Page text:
Minimizing the blood velocity differences between phase-contrast magnetic resonance imaging and computational fluid dynamics simulation in cerebral arteries and aneurysms

Minimizing the blood velocity differences between phase-contrast magnetic resonance imaging and... The integration of phase-contrast magnetic resonance images (PC-MRI) and computational fluid dynamics (CFD) is a way to obtain detailed information of patient-specific hemodynamics. This study proposes a novel strategy for imposing a pressure condition on the outlet boundary (called the outlet pressure) in CFD to minimize velocity differences between the PC-MRI measurement and the CFD simulation, and to investigate the effects of outlet pressure on the numerical solution. The investigation involved ten patient-specific aneurysms reconstructed from a digital subtraction angiography image, specifically on aneurysms located at the bifurcation region. To evaluate the effects of imposing the outlet pressure, three different approaches were used, namely: a pressure-fixed (P-fixed) approach; a flow rate control (Q-control) approach; and a velocity-field-optimized (V-optimized) approach. Numerical investigations show that the highest reduction in velocity difference always occurs in the V-optimized approach, where the mean of velocity difference (normalized by inlet velocity) is 19.3%. Additionally, the highest velocity differences appear near to the wall and vessel bifurcation for 60% of the patients, resulting in differences in wall shear stress. These findings provide a new methodology for PC-MRI integrated CFD simulation and are useful for understanding the evaluation of velocity difference between the PC-MRI and CFD. http://www.deepdyve.com/assets/images/DeepDyve-Logo-lg.png Medical & Biological Engineering & Computing Springer Journals

Minimizing the blood velocity differences between phase-contrast magnetic resonance imaging and computational fluid dynamics simulation in cerebral arteries and aneurysms

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Publisher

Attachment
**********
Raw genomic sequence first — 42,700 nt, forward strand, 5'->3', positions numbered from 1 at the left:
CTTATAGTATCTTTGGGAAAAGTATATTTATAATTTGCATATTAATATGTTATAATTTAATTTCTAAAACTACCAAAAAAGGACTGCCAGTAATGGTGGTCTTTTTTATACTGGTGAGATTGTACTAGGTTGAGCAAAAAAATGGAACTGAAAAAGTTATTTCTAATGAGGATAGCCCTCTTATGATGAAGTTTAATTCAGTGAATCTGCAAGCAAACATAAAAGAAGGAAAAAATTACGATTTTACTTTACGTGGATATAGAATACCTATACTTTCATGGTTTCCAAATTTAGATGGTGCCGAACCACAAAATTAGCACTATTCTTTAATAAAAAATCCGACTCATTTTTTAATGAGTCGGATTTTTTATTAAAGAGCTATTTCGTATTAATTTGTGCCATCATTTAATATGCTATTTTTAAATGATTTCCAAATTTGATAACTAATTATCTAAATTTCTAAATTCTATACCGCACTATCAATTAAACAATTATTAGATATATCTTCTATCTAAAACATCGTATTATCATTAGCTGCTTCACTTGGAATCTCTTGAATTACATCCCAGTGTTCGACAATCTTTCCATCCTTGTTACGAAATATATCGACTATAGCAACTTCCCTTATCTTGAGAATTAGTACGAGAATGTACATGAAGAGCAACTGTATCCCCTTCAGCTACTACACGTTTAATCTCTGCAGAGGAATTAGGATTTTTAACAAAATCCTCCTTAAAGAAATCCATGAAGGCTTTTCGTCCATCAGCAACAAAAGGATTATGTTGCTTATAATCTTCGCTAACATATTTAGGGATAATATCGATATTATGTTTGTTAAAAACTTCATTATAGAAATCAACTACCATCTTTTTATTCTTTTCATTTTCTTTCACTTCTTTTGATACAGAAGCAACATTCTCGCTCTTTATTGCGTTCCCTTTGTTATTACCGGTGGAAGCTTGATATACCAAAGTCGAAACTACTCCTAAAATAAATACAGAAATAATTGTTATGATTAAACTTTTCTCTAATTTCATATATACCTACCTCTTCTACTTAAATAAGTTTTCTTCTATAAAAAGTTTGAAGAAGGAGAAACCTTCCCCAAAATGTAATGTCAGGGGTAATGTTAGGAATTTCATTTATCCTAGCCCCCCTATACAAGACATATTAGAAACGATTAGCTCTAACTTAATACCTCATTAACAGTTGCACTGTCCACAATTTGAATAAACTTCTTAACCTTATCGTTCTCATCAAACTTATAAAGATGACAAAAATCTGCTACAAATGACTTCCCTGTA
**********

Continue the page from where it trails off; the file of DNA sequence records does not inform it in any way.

Springer Berlin Heidelberg
Copyright
Copyright © 2017 by International Federation for Medical and Biological Engineering
Subject
Biomedicine; Human Physiology; Biomedical Engineering; Imaging / Radiology; Computer Applications
ISSN
0140-0118
eISSN
1741-0444
D.O.I.
10.1007/s11517-017-1617-y
Publisher site
See Article on Publisher Site

Abstract

The integration of phase-contrast magnetic resonance images (PC-MRI) and computational fluid dynamics (CFD) is a way to obtain detailed information of patient-specific hemodynamics. This study proposes a novel strategy for imposing a pressure condition on the outlet boundary (called the outlet pressure) in CFD to minimize velocity differences between the PC-MRI measurement and the CFD simulation, and to investigate the effects of outlet pressure on the numerical solution. The investigation involved ten patient-specific aneurysms reconstructed from a digital subtraction angiography image, specifically on aneurysms located at the bifurcation region. To evaluate the effects of imposing the outlet pressure, three different approaches were used, namely: a pressure-fixed (P-fixed) approach; a flow rate control (Q-control) approach; and a velocity-field-optimized (V-optimized) approach. Numerical investigations show that the highest reduction in velocity difference always occurs in the V-optimized approach, where the mean of velocity difference (normalized by inlet velocity) is 19.3%. Additionally, the highest velocity differences appear near to the wall and vessel bifurcation for 60% of the patients, resulting in differences in wall shear stress. These findings provide a new methodology for PC-MRI integrated CFD simulation and are useful for understanding the evaluation of velocity difference between the PC-MRI and CFD.

Journal

Medical & Biological Engineering & ComputingSpringer Journals

Published: Feb 4, 2017

References

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